Born:                         1965 
Language group:       Alyawarreye              
Country:                     Atwengerrp and Irrwelty

Jeannie Mills Pwerle is a highly respected artist from Utopia and has become well recognised for painting Anaty (desert yam or bush potato) dreaming. Her work has been exhibited around Australia since 2004, and in 2008 her large Anaty painting was accepted in the 2008 NATSIAA, the most prestigious Aboriginal art award in Australia.

Jeannie has close family connections to some of Australia’s top names in art. Her mother is well known Utopian artist Dolly Mills Petyarre and her uncle the late Greeny Purvis Petyarre, a finalist in the 21st NATSIAA. Her great aunt is the late Emily Kame Kngwarreye, one of the world’s best modern abstract artists.

Jeannie lives a traditional life at Utopia as a Ngangker (a traditional healer or doctor) providing advice, bush medicines and applications to people of her community. She lives in Ahalpere country with senior elder Lena Pwerle, and the two are heavily involved in educating and encouraging other women to participate in painting, exhibitions and culture.  

Jeannie Mills Pwerle lives in a remote bushland area of Utopia, 300 km north east of Alice Springs with a small family group of Aboriginal people.  Her mother is Dolly Mills Petyarre and her uncle is Greeny Purvis Petyarre, both well known artists.  Raised by a generation of indigenous artists who were part of the batik producing generation of the 1970s, Jeannie was exposed to the success that these artists experienced as they began to experiment painting.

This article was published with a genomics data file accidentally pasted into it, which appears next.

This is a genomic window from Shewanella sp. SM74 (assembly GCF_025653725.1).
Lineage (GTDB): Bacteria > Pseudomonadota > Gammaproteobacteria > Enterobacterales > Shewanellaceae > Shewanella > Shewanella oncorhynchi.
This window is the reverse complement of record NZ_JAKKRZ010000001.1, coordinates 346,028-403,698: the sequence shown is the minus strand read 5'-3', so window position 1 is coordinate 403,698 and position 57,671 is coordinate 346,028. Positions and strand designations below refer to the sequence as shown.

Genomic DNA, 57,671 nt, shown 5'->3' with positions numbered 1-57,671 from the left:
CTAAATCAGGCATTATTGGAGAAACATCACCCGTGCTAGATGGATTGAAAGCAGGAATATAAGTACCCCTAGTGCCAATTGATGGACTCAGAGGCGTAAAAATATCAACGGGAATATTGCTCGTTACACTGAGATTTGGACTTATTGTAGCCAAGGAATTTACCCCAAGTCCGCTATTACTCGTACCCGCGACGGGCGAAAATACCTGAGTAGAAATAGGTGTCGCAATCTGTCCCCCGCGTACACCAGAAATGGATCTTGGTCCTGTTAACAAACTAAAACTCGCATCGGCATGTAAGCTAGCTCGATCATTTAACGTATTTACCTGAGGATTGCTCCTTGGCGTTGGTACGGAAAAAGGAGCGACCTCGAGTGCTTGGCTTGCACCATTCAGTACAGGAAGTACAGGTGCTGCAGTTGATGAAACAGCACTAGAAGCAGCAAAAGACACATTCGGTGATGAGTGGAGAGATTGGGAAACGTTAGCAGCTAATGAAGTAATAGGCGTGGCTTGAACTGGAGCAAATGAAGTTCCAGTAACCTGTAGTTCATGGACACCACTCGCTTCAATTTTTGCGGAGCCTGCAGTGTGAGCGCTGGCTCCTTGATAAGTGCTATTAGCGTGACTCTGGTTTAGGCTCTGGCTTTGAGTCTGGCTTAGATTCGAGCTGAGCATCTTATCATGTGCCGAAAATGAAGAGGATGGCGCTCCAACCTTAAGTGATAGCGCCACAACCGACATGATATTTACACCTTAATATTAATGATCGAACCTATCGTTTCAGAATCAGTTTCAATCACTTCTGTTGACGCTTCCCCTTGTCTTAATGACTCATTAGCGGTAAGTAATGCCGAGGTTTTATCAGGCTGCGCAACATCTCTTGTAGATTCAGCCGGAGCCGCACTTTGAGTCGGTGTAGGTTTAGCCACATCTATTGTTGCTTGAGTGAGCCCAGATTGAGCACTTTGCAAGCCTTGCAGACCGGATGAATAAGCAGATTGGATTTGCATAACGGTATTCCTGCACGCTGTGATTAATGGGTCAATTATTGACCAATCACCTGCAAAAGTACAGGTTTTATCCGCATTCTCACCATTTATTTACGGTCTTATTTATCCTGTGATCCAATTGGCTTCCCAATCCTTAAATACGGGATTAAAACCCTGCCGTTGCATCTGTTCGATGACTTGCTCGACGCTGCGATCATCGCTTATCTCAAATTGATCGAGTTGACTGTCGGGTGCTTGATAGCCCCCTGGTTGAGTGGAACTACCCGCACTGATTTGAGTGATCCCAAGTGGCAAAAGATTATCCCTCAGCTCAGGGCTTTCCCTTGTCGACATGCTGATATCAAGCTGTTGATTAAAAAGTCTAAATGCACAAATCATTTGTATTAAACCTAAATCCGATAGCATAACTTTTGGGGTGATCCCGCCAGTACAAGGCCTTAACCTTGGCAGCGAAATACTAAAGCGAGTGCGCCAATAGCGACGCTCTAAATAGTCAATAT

Jeannie inherited the Yam Dreaming from her mother, however as an artist, she has depicted this dreaming in a unique style which is all her own.  Jeannie's subject matter is the flower and seeds of the Anaty (bush yam, or bush potato). Using a variety of colours in each brush stroke, she builds up a pattern of harmonious (and occasionally contrasting) colours, embedded in (or defined by) a multitude of fine white dots, usually executed with intricate detail. Her paintings capture the viewer's attention as their eyes meander across the canvas, enjoying the harmonies and subtle variations in each brush stroke - no two being the same. In 2008, Jeannie was one of the finalists in the important 25th Telstra Award for Aboriginal Art with her entry Anaty - Bush Yam.

Jeannie's Dreamings are centred on the seeds and blossom of the desert yam and on associated women's ceremony. Although the Bush Yam Dreaming is shared by several other Utopian artists, including the prominent artist Emily Kame Kngwarreye, Jeannie's works are unique to her and immediately recognisable. Her works and the variegated colour tones within them, make fascinating pieces in the home, because their colours subtly change, deepen or brighten with every nuance of the ambient light. They make excellent choices for interior design enthusiasts.

The yam is a staple part of the bush tucker diet of many indigenous people from the Central Desert region. It has an impressive root system, spreading up to twelve metres from the stalk, and is commonly found in woodland areas nearby a water source. Its bright green leaves and yellow flowers, can spread over quite a wide area, growing strongly until after the rainfall months when it is harvested by digging it out of the ground.

By depicting the Yam Dreaming in their paintings, indigenous artists are able to pay homage to this significant plant and encourage its continual rejuvenation.

Return to Jeannie's art.